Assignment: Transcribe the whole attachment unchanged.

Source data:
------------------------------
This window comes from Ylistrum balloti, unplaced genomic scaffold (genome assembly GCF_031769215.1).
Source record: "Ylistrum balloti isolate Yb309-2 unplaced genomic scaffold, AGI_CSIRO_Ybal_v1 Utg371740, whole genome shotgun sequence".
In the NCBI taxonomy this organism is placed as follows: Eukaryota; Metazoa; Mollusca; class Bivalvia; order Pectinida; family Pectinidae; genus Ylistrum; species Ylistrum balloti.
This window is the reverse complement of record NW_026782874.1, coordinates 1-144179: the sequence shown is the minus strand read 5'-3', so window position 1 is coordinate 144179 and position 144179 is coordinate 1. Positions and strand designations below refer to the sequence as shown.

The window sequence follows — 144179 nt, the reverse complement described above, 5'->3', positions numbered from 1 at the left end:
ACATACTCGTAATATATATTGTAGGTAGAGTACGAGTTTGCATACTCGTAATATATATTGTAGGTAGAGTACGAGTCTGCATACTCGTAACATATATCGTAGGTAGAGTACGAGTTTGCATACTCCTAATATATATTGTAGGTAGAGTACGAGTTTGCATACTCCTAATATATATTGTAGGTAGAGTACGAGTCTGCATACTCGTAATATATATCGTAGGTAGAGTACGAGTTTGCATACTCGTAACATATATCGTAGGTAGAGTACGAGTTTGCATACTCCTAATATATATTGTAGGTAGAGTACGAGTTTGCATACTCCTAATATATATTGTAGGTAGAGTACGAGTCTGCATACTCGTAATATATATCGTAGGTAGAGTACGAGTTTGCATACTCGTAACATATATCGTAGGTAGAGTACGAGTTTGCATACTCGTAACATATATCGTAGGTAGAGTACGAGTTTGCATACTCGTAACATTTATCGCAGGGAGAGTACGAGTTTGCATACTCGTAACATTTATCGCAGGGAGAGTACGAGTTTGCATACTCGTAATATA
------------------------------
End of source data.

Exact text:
This window comes from Ylistrum balloti, unplaced genomic scaffold (genome assembly GCF_031769215.1).
Source record: "Ylistrum balloti isolate Yb309-2 unplaced genomic scaffold, AGI_CSIRO_Ybal_v1 Utg371740, whole genome shotgun sequence".
In the NCBI taxonomy this organism is placed as follows: Eukaryota; Metazoa; Mollusca; class Bivalvia; order Pectinida; family Pectinidae; genus Ylistrum; species Ylistrum balloti.
This window is the reverse complement of record NW_026782874.1, coordinates 1-144179: the sequence shown is the minus strand read 5'-3', so window position 1 is coordinate 144179 and position 144179 is coordinate 1. Positions and strand designations below refer to the sequence as shown.

The window sequence follows — 144179 nt, the reverse complement described above, 5'->3', positions numbered from 1 at the left end:
ACATACTCGTAATATATATTGTAGGTAGAGTACGAGTTTGCATACTCGTAATATATATTGTAGGTAGAGTACGAGTCTGCATACTCGTAACATATATCGTAGGTAGAGTACGAGTTTGCATACTCCTAATATATATTGTAGGTAGAGTACGAGTTTGCATACTCCTAATATATATTGTAGGTAGAGTACGAGTCTGCATACTCGTAATATATATCGTAGGTAGAGTACGAGTTTGCATACTCGTAACATATATCGTAGGTAGAGTACGAGTTTGCATACTCCTAATATATATTGTAGGTAGAGTACGAGTTTGCATACTCCTAATATATATTGTAGGTAGAGTACGAGTCTGCATACTCGTAATATATATCGTAGGTAGAGTACGAGTTTGCATACTCGTAACATATATCGTAGGTAGAGTACGAGTTTGCATACTCGTAACATATATCGTAGGTAGAGTACGAGTTTGCATACTCGTAACATTTATCGCAGGGAGAGTACGAGTTTGCATACTCGTAACATTTATCGCAGGGAGAGTACGAGTTTGCATACTCGTAATATA